Conversion

The overall goal of this work program is to improve lignocellulosic biomass processing technologies for fermentable sugar production and subsequently their conversion to biofuel. An additional emphasis of this program is on the processing and utilization of waste streams for recovery of nutrients, bioproduct production and for reuse of wastewater. This approach goes a long way in ensuring that the biofuel is manufactured with minimal environmental impact and there are additional revenues from biorefining. Currently biodiesel and ethanol are the commonly used liquid biofuels for transportation. Ethanol is used after blending with gasoline. Butanol is touted as an alternate to ethanol as it can directly substitute for gasoline in engines. Butanol can also be made from biomass using the direct biochemical (or fermentation) approach or via the butyric acid pathway which involves both biochemical and catalytic method steps.

Mayfield Biorefinery Pilot Plant EquipmentRevenues from biorefining can also be enhanced by making co-products along with the biofuel. Corn ethanol plants, for example may produce corn oil and an animal feed stream called distillers dry grains with solubles (DDGS) to add value to the process. Unlike DDGS, the predominantly lignin fiber remaining in the stillage after distillation in a cellulosic ethanol process has poor nutritive quality. So other uses for the stillage have to be developed. A readily implementable option is to anaerobically digest the stillage to produce biogas. The biogas can be used as a fuel in the plant. Anaerobic digestion will also serve as a treatment process for stillage. With further treatment the water may be reusable. Appropriate wastewater treatment processes that recover plant nutrients (like nitrogen and phosphorus) can also be considered. These nutrients can be used for growing the biomass. Water reuse and nutrient recycling can greatly minimize the environmental impact of the biofuel production process.           

  • Improve lignocellulosic biomass processing technologies for fermentable sugar production and subsequently their conversion to biofuel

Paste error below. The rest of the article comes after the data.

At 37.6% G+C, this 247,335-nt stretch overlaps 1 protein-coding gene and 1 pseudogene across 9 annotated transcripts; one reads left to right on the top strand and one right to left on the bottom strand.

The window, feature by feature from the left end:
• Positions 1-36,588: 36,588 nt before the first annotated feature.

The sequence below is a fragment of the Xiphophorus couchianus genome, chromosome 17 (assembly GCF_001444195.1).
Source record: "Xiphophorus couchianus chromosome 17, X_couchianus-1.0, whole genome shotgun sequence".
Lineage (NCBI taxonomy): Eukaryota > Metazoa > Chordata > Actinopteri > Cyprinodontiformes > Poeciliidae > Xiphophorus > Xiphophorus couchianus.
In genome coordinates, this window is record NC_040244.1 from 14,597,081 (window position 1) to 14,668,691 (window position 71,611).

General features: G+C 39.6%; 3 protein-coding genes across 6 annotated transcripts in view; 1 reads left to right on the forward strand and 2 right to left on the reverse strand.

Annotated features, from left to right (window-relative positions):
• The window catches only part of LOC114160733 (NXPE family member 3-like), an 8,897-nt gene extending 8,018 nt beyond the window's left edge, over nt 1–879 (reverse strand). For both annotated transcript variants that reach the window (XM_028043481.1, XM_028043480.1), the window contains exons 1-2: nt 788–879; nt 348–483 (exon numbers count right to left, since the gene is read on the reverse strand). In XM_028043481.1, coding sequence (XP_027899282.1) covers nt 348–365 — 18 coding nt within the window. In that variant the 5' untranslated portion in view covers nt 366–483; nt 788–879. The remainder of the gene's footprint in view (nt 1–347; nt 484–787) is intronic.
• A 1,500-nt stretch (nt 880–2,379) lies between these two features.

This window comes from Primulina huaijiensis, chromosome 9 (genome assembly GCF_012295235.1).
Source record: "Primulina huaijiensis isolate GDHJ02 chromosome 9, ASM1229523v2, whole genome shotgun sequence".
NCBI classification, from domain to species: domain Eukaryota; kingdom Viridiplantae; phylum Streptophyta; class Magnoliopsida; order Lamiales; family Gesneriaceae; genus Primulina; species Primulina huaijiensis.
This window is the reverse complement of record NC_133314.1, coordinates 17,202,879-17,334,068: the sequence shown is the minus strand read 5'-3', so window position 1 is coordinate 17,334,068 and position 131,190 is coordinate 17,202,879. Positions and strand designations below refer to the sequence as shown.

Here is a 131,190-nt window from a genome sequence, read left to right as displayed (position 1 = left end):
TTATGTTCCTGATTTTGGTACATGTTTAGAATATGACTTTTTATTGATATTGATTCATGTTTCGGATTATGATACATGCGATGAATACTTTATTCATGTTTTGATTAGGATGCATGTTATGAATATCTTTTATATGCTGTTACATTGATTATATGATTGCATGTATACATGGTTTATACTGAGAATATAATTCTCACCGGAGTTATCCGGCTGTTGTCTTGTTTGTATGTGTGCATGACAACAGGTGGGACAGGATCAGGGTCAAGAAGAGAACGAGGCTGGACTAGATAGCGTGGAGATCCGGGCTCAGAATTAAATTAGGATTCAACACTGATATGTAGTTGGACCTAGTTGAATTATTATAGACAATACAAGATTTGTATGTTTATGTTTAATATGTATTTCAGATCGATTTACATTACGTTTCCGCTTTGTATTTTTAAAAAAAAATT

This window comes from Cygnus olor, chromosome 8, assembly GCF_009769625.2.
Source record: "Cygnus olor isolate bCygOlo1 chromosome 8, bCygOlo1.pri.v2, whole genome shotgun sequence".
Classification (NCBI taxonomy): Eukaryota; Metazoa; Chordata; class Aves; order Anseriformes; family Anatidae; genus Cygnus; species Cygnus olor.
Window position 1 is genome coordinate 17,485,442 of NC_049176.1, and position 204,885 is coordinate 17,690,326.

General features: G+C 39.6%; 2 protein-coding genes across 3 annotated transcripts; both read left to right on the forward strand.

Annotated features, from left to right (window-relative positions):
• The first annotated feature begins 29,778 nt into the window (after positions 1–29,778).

• Develop processing and utilization of waste streams for recovery of nutrients, bioproduct production and for reuse of wastewater
  • Develop methods to ensure that the biofuel is manufactured with minimal environmental impact and there are additional revenues from biorefining

More Information?

  • Florida Center for Renewable Chemicals and Fuels (FCRC)
  • Biocatalyst development for production of advanced biofuels
    • Biocatalyst development for production of advanced biofuels
      (L. O. Ingram and K. T. Shanmugam, University of Florida) 

      Objective: to develop microbial biocatalysts for conversion of lignocellulose derived sugars to advanced biofuels and organic acids,  and integrate these biocatalysts with optimum biomass process conditions developed at our pilot plant, the Stan Mayfield Biorefinery. Due to the toxicity of our target advanced biofuel (butanol) to the fermenting microorganism, our objective is to develop microbial biocatalysts for production of butyric acid as the primary fermentation product at high titer and productivity. The butyric acid can be readily reduced to butanol using catalysts and the H2 produced during fermentation of sugars to butyric acid.

      Studies on advanced biofuels will be focused on the two critical physiological characteristics of the biocatalyst that influence productivity: tolerance to inhibitors present in acid hydrolysate of various biomass feedstocks, and rapid utilization of hemicellulose-derived sugars in the presence of glucose.               
      In the production of organic acids, biocatalysts will be optimized for high titer and yield using various biomass feedstocks at the pilot plant level.


      Deliverables:
      • Advanced biofuels - A biocatalyst that ferments both glucose and xylose, dominant sugars in biomass, simultaneously at high rate and titer even in the presence of metabolic inhibitors generated during pre-treatment of biomass to butyric acid for further reduction to butanol.
      • Organic Acids - A microbial biocatalyst that can grow in mineral salts medium for production of butyric acid at high titer and yield using acid-hydrolyzed bagasse and fibers from select biomass crops as feedstocks.